Despite solid growth, Amazon's (AMZN -0.01%) stock has dropped quite a bit since its earnings call.

In this clip, Dylan Lewis and Sean O'Reilly go through Amazon's numbers for net sales, operating income, and earnings per share -- and why they weren't good enough for Wall Street. Also, our analysts look at Amazon's much-increased free cash flow and what the company seems to be planning to do with it.

A transcript follows the video.

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This podcast was recorded on Jan. 29, 2016.

Dylan Lewis: What do things look like for the quarter, Sean?

Sean O'Reilly: I liked it, but Wall Street did not. I think it was down after hours last night by 12% to 13%. It's down 8% right now, but it's still higher than it was three months ago, so whatever. Anyways, net sales for the fourth quarter increased 22% to $35.7 billion, and that's of course up from $29 billion in the fourth quarter of 2014. So, I mean, that's a 26% increase. Operating income for the fourth quarter increased 88% to $1.1 billion, compared with operating income of $591 million in Q4 2015. Net income for the quarter came in at $1 per share exactly which, I don't know, it's kind of weird. I wondered like, if they could make ...

Lewis: A little too round.

O'Reilly: A little too round. What are you doing, Jeff Bezos? Wall Street was expecting $1.55 per share, hence the huge miss that anybody that goes to the Internet today will see as being cited. But in the same period last year for the quarter, [they] earned $0.45. So this is not ...

Lewis: Yeah. This is a company that's new to profitability. 

O'Reilly: Yeah, this is what, only their eighth quarter of showing GAAP profits for years?

Lewis: Yeah, if I had said two years ago, "Amazon's going to miss a positive net income estimate by $0.06," you'd be like, "What?"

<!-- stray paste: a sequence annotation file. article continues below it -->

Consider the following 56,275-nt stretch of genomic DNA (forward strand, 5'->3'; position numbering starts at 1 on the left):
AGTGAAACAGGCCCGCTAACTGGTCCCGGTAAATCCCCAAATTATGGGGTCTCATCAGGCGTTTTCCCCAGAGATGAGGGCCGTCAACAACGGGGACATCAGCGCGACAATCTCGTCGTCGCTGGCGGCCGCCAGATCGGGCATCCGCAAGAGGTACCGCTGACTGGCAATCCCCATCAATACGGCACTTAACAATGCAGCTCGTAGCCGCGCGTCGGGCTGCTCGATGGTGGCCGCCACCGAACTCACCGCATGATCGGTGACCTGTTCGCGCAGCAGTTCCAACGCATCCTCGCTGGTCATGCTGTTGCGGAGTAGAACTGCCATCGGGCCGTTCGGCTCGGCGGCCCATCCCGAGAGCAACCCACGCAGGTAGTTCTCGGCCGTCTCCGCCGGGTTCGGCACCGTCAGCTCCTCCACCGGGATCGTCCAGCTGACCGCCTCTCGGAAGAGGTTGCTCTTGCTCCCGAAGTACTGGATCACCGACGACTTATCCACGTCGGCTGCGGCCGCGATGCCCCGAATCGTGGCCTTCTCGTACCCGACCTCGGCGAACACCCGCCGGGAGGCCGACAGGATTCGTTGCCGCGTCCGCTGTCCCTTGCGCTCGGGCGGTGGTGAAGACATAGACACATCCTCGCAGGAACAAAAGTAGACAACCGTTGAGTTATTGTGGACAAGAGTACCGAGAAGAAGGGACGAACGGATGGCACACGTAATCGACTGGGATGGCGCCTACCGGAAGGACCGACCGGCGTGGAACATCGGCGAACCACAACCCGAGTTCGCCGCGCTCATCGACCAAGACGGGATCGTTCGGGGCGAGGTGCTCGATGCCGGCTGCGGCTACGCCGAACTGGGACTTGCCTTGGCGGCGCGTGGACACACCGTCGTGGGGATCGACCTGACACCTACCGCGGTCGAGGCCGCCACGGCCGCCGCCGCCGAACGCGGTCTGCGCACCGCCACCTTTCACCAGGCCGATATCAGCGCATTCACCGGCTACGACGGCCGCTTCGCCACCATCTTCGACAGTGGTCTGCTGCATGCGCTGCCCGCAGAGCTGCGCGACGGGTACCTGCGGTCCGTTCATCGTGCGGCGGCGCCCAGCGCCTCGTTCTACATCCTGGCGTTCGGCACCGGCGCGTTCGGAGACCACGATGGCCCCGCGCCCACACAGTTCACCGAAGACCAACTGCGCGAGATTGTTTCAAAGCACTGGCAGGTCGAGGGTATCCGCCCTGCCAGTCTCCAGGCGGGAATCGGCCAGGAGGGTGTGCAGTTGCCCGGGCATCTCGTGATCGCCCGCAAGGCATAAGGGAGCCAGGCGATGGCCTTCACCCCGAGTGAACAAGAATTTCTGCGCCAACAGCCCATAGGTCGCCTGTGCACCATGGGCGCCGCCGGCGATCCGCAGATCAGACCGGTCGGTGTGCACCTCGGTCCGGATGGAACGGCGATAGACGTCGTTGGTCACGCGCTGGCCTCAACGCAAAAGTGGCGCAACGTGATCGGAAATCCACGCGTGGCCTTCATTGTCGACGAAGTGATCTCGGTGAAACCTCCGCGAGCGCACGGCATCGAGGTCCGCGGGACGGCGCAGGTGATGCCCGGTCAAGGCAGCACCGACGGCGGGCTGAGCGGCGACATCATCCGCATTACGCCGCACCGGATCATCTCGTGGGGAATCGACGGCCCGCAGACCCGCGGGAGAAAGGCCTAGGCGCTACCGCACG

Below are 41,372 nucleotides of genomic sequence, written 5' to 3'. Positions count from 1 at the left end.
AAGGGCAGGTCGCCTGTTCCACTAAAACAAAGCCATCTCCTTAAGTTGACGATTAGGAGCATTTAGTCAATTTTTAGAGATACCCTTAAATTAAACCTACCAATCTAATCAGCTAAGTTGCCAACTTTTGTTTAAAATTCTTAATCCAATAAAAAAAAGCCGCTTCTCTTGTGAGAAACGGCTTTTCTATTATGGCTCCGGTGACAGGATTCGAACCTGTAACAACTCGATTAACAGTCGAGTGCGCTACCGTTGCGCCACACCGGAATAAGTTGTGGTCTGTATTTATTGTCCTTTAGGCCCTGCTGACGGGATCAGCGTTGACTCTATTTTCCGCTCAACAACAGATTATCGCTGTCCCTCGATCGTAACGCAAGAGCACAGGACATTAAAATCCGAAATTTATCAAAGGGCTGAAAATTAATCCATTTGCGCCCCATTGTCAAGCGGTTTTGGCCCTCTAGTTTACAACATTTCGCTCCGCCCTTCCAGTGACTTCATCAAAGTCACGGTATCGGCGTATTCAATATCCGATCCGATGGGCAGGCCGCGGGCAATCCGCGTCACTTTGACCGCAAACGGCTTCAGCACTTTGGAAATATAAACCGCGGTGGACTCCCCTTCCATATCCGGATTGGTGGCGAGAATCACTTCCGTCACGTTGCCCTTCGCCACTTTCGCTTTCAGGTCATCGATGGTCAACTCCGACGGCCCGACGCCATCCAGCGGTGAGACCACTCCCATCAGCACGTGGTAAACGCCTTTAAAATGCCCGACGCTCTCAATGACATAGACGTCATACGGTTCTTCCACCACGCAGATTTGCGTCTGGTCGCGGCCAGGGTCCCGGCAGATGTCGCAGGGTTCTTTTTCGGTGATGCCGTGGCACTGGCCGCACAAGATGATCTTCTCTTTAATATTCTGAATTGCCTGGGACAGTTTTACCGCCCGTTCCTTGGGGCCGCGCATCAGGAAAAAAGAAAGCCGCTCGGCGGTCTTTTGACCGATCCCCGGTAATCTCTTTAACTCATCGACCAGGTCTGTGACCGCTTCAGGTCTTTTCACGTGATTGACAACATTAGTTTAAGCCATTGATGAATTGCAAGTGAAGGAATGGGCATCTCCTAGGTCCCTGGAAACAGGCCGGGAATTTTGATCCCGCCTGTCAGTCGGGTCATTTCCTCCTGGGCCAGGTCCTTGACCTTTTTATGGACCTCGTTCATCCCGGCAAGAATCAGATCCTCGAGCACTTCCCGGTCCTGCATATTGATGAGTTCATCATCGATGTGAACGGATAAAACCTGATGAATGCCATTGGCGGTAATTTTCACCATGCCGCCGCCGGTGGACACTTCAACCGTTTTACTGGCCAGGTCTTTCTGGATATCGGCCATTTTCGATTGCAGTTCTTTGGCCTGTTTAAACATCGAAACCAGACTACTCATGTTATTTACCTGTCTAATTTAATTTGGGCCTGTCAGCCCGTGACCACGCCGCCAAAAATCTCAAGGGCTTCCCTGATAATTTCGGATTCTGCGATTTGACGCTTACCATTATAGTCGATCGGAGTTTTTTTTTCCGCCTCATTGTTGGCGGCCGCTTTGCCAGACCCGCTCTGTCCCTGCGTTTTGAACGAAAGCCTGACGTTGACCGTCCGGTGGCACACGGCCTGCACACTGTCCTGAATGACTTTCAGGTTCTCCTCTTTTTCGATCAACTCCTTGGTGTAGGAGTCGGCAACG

O'Reilly: "What? Amazon? They're going to have a GAAP profit? I'm going to buy the stock!" For the full year -- these full year numbers are awesome. Operating cash flow, which everybody talks about Amazon's cash flow, so that's why I'm highlighting it.

Lewis: And that's really the number to look at.

O'Reilly: Right, yeah. Heck, GAAP profits were like ... they're a joke for anybody, but particularly for Amazon. Anyways. Operating cash flow increased 74% to $11.9 billion for the trailing 12 months, compared with $6.8 billion as of Dec. 31, 2014. Free cash flow for the full year was $7.3 billion, up from $1.9 billion last year. Even taking out the leased principal payments, all the machinery and that good stuff, it still came in at $4.7 billion. So, they're throwing off billions of dollars in free cash, and god knows Jeff Bezos is going to keep spending it on new initiatives, on drones and stuff. But that's fine. Anyways.

Lewis: One of the more interesting notes that I saw when I read through the conference call, someone was pressing them a little bit about some of their logistics efforts and those sides of the business ...

O'Reilly: Did you see the photo I took of the Amazon truck?

Lewis: Yeah. And, they were saying, "Is this something that's intended to supplant your current infrastructure and the outside businesses that you work with and rely on?" And they said, "No. I mean, we want to do this so that we can handle extra capacity during particularly busy times." And I think having this kind of money enables the company ...

O'Reilly: Did he wink at the end when he said that?

Lewis: Yeah, like, "Just kidding!" (laughs) No, that seems to be the plan. And having this kind of free cash flow available allows for those kinds of investments.

O'Reilly: And to your point, the Amazon truck that I took a photo of and showed around the office, it was there on a Sunday, which, the postal service isn't running, and they still want to get me my diapers for my son. And I know they were using it, because I was talking to Buck Hartzell upstairs, I think, and he noticed there were lots of Amazon trucks running around, just playing catch-up during the holidays. So, as of now, that's true.